Additionally, there was a surveillance camera installed in the room, which was recording the entrance, but not the area around the central LAN switch. 

Tuesday, September 15, 2009

Unattended Cars - Part 2

The unattended cars series goes into round two. Thanks to Flo, who has sent in some pictures he had taken from an unattended car in Austria. Obviously, the owner doesn't really care about the security of his transport vehicle. The rear door isn't really closed, allowing attackers easy entry into the car.

A clever attacker wouldn't start opening the car right away, without investigating further, thus finding out that it isn't locked at all.
The obvious problem in this situation is of course the unlocked car or poorly closed door. However, a much greater problem can cause the free accessable contents of this car. People tend to have keys in their cars, f.e. to the garage. Sometimes there are USB sticks for the radio that have also data from their work stored on it. Or, more simple, an attacker can find old invoices that he can use for social engineering attacks. From a corporate espionage point of view, it's an invitation to install bugging devices to gather information.

I think, the main problem here is, that just a few minutes of unthoughtfulness can have long-term affects on the security of a whole company or household. So, when you leave your car open and unattended, be aware of the possible outcomes. Especially for all private people, who are reading this blog, don't be paranoid, just be aware. :)

Tuesday, September 8, 2009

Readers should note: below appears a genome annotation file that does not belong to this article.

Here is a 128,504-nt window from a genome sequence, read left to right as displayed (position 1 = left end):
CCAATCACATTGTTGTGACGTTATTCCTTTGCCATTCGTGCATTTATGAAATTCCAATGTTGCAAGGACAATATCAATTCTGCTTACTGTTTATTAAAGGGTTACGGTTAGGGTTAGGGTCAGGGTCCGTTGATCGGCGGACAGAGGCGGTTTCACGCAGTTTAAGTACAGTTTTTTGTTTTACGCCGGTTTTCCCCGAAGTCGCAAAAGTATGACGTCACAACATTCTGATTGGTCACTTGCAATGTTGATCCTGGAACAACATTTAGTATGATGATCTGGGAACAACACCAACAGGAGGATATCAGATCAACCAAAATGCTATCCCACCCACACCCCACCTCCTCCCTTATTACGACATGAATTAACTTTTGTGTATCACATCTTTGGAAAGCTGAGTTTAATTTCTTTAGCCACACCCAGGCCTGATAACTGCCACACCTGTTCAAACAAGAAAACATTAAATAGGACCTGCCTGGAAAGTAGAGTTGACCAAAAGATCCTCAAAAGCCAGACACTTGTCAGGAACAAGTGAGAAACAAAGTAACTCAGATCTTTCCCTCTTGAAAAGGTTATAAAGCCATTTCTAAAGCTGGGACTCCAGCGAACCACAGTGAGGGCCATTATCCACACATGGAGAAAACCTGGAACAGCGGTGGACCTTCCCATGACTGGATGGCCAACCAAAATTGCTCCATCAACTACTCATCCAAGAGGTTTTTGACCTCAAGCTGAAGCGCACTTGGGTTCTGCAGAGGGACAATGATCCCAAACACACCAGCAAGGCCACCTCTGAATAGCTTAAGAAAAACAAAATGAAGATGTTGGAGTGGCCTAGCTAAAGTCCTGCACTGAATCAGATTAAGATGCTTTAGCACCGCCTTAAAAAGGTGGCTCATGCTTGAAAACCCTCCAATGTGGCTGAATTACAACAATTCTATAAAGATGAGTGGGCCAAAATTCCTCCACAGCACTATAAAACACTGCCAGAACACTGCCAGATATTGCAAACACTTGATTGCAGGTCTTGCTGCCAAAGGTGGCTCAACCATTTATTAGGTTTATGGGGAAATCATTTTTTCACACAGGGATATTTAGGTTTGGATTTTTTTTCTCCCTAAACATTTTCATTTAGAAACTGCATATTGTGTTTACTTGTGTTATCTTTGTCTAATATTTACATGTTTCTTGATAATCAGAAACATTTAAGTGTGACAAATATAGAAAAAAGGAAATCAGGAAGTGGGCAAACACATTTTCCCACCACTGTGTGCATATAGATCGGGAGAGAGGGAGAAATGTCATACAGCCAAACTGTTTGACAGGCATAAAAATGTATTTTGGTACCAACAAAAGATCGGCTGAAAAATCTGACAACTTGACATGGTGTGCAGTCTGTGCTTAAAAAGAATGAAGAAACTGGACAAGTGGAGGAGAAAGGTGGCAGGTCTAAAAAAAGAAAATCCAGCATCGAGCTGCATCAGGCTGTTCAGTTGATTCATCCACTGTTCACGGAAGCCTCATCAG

Sometimes the easiest way in is through the front door

Thank you very much to Sup for sharing his experiences he made in a chemical company. It's a very great example of how companies should NOT design their entrance areas.

Unbelievable, but true: This chemical company has a non-locked entrance door. The anteroom is neither staffed nor camera monitored. There is a plate with the information that this would be the status quo for the next few weeks. Nothing easier than that for visitors - they can issue an identity (visitor) card (!!!) themselves. All that you need is directly placed on the desk (even blank cards to fill in). After that you can try to open the next (main) door by lockpicking (I guess it is not so easy to use the given electronic possibility) or you'll wait until the next friendly person gets out of the main building and holds the door open for you.
BTW: You'll find all telephone numbers of all staff members ready for the next social engineering attack right next to the blank ID-cards. And, something positive, the telephone was not free for numbers outside the company.